The birthdate of composer Samuel Webbe is unknown, and the date of his death is apparently also uncertain, but several sources do list it as May 15. He had a son by the same name who was also a composer, but not of any hymn tunes that survived to the present day.
The tunes of Webbe that we do know mostly appeared first in his Essay on the Church Plain Chant (1782), and thus were not harmonized as we know them. Webbe was a Roman Catholic in England, writing for their liturgy and not for the Church of England.
Today we have what is probably Webbe's best known tune, MELCOMBE, the melody of which came from that first book, and is still included in modern hymnals. The tune gained popularity in a relatively short period of time; it next appeared in a 1791 collection called Sacred Harmony (where it received its name). Webbe then included it in his later Collection of Motets (1792) with a rudimentary harmonixation. Ir probably arrived in America through the efforts of Lowell Mason; it appeared in early as 1828 in one of his collections, where it was called NAZARETH.
Like so many other familiar text and tune combinations, this one comes from the first edition of Hymns Ancient and Modern (1861), where music editor William H. Monk harmonized the tune as we now know it. In addition to today's well-known text by John Keble, that hymnal also matched MELCOMBE to Lord, speak to me that I may speak by Frances Ridley Havergal, but that pairing did not prove popular.
New every morning is the love
Our wakening and uprising prove;
Through sleep and darkness safely brought,
Restored to life and power and thought.
New mercies, each returning day,
Hover around us while we pray;
New perils past, new sins forgiven,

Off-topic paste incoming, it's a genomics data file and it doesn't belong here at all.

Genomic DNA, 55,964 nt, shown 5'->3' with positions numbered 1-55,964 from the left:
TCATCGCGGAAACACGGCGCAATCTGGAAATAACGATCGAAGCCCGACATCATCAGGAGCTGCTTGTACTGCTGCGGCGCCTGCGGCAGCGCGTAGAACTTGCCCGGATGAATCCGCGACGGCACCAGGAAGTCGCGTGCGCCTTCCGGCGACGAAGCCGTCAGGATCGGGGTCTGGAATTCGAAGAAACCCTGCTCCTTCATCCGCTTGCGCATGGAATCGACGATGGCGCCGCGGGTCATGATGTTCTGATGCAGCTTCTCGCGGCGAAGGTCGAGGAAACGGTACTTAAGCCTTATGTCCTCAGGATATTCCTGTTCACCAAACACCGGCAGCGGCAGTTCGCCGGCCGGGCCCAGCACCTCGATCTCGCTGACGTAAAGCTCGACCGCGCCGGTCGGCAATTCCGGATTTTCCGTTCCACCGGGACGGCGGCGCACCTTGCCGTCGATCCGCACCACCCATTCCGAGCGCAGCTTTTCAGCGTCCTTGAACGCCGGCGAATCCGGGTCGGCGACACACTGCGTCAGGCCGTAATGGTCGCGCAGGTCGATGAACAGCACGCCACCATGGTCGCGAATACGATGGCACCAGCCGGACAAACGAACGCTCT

New thoughts of God, new hopes of heaven.
If, on our daily course, our mind
Be set to hallow all we find,
New treasures still, of countless price,
God will provide for sacrifice.
The trivial round, the common task,
Will furnish all we ought to ask;
Old friends, old scenes, will lovelier be,
As more of heav'n in each we see.
Only, O God, in thy dear love,
Fit us for perfect rest above,
And help us, this and every day,
To live more nearly as we pray.
John Keble. 1827; alt.
Tune: MELCOMBE (L.M.)
Samuel Webbe, 1782
harm. Willliam H. Monk, 1861
This text is from John Keble's The Christian Year (1828), part of a sixteen-stanza poem entitled Morning. Of course, some modern hymnals cut it even further to four stanzas. In The Christian Year, this poem was preceded by a quote from Lamentations 3:22-23: "God's compassions fail not. They are new every morning," which may also remind you of a more recent hymn, Great is thy faithfulness.
I've already admitted that MELCOMBE is not a favorite of mine but someone must like it if it continues to appear in hymnals today. Archibald Jacob, in Songs of Praise Discussed (1933), calls it "an extremely well-balanced tune, of great dignity," which just shows what I know.
Three Years Ago: Samuel Webbe
Two Years Ago: Austin C. Lovelace